More Thoughts On Volumetric 3D Prining

By on February 19th, 2020 in Ideas

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 Illustration of the density effect with volumetric 3D printing [Source: Fabbaloo]
Illustration of the density effect with volumetric 3D printing [Source: Fabbaloo]

Earlier this week I posed some questions about the new volumetric 3D printing technology, and surprise, an answer showed up. 

Volumetric 3D printing is a new concept in which rapid 3D printing is achieved by illuminating a rotating vat of photopolymer repeatedly, in a kind of “reverse CT scan” process. There are a couple of companies and researchers developing this technology, which hasn’t yet hit the market. You can read more about it in our previous story here.

It’s a fascinating process that is definitely the most rapid 3D printing method yet developed, as prints can be produced in literally seconds. If perfected, this technology could devastate many current 3D printer manufacturers and open up new opportunities where long print delays negated the use of 3D printing. 

While obviously promising, there are many challenges. One of which I questioned was the potential requirement for use of transparent resins only. These would allow the illumination to traverse through the depth of the resin vat. 

Another question I had was regarding the solidification of interior portions of the print. My thoughts were that as the exterior of the model solidifies, does that not prevent transmission of light to interior portions? Would we end up with egg-like prints with soft interiors? 

Surprisingly, a good answer to my question arrived in our inbox. The submission was signed anonymously, but is clearly from someone who has thought through the puzzle of volumetric 3D printing. They say:

“Instead of slicing it horizontally, slice it vertically along the central axis ,

Project this slice onto a flat sheet of photopolymer coated film but not strong enough to trigger the photoinitiators chemistry fully.

Rotate your model,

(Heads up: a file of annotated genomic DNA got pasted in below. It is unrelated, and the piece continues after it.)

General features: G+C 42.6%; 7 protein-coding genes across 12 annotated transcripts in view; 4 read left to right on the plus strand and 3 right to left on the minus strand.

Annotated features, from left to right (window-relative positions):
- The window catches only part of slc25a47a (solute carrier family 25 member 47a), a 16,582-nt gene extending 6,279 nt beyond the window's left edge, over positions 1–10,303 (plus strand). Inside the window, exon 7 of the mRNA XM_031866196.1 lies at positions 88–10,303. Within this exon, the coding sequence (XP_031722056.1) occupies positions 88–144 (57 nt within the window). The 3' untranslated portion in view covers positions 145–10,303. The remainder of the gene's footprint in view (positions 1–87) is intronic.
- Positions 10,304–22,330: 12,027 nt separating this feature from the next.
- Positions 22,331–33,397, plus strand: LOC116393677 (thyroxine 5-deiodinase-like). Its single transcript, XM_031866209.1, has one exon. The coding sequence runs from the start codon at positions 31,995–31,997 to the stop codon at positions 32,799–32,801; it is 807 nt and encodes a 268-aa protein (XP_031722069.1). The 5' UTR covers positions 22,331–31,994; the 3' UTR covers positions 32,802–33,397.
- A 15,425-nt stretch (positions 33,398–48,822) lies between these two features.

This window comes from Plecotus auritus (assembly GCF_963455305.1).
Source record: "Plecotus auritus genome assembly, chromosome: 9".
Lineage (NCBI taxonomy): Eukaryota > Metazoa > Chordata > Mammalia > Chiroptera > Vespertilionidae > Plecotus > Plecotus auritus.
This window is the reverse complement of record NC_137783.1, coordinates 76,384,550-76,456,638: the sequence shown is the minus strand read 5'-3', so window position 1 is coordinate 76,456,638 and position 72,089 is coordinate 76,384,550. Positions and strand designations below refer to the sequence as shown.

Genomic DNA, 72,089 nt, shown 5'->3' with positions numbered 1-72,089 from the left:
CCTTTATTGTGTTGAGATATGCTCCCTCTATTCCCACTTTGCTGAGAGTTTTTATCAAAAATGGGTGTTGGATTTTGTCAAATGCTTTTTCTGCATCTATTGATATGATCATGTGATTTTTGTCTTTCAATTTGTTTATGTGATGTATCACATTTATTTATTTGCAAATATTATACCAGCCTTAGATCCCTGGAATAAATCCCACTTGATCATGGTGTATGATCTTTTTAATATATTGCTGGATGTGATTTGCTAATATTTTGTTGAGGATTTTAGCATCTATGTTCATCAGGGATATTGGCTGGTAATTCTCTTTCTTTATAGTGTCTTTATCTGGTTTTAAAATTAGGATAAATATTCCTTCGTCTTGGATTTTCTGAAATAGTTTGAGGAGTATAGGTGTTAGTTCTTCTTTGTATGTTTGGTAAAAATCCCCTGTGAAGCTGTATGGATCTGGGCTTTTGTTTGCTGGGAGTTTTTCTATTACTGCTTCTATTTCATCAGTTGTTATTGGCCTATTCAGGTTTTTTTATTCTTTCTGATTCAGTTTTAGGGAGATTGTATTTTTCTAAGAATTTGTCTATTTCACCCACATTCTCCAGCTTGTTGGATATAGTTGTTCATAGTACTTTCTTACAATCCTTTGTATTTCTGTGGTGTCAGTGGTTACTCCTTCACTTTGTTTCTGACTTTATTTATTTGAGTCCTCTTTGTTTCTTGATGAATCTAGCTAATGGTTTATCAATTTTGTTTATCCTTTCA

Take another vertical slice,

Rotate the polymer coated film by the same number of degrees as the model,

Project this new slice onto a new virtual flat sheet of photopolymer

Now, envisioning the tank as a series of thousands of virtual sheets, consider the photonics.

Regions of the model closest to the axis will receive energetic exposure from a greater number of photons per rotation than the “outer surface” of the part. So we apply a dynamic mask to the projection which reduces the brightness or exposure time from the innermost “pixels” of each slice.”

[Editor’s note: See illustration at top for this concept. Notice how the density increases towards the center.]

“Now let’s just eliminate the word slice…instead it’s a movie of exposure brightness masked internal cutaways.

So long as the photoinitiator isn’t “triggered” but merely excited and maintained in an excited state on the edge of activation, you can time the voxel by voxel exposure, not only for the surface, but the interior as well. Once the object exists within an excited near triggered state, a quick finishing pass to push them over their trigger point can be made with minimal concern for intersecting with undesired “blank voxels”. In an unexcited state, having not been pre-exposed and stimulated, this “development pass” does not have enough energy to trigger them, only the pre-exposed voxels.

I am uncertain as to the specific chemistry being used by either of the cited companies but will offer in my own experiments that one alternative path to internal feature resolution can be to use a polymerization inhibitor that is broken by the first pass. This leaves a Gel like object that is highly photosensitive within a vat of low sensitivity resin. The second wave pass triggering photo-polymerization only in the pre-exposed (non-inhibited) resin.”

I hope this helps resolve some of your curiosities and confusion about the process. Again, I am not with either of the companies cited so my information and experience may be a beat or two off their work.”

That clears up some of my questions, and also raises more about the chemistry of the resins used in volumetric 3D printing. Clearly there is a lot more to be discovered here. 

And a big thanks to whoever you are, mysterious submitter. 

By Kerry Stevenson

Kerry Stevenson, aka "General Fabb" has written over 8,000 stories on 3D printing at Fabbaloo since he launched the venture in 2007, with an intention to promote and grow the incredible technology of 3D printing across the world. So far, it seems to be working!

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